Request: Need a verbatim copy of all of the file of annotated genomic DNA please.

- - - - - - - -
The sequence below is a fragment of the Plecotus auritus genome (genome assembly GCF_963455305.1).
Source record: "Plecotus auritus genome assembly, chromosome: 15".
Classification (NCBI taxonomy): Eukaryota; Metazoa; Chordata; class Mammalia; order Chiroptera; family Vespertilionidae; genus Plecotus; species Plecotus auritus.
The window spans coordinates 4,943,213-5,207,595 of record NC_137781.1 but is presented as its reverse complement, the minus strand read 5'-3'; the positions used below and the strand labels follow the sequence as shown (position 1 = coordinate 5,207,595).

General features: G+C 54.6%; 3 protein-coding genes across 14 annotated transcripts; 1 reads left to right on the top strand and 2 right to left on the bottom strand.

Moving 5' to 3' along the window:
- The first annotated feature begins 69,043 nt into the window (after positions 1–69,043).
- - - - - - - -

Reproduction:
The sequence below is a fragment of the Plecotus auritus genome (genome assembly GCF_963455305.1).
Source record: "Plecotus auritus genome assembly, chromosome: 15".
Classification (NCBI taxonomy): Eukaryota; Metazoa; Chordata; class Mammalia; order Chiroptera; family Vespertilionidae; genus Plecotus; species Plecotus auritus.
The window spans coordinates 4,943,213-5,207,595 of record NC_137781.1 but is presented as its reverse complement, the minus strand read 5'-3'; the positions used below and the strand labels follow the sequence as shown (position 1 = coordinate 5,207,595).

General features: G+C 54.6%; 3 protein-coding genes across 14 annotated transcripts; 1 reads left to right on the top strand and 2 right to left on the bottom strand.

Moving 5' to 3' along the window:
- The first annotated feature begins 69,043 nt into the window (after positions 1–69,043).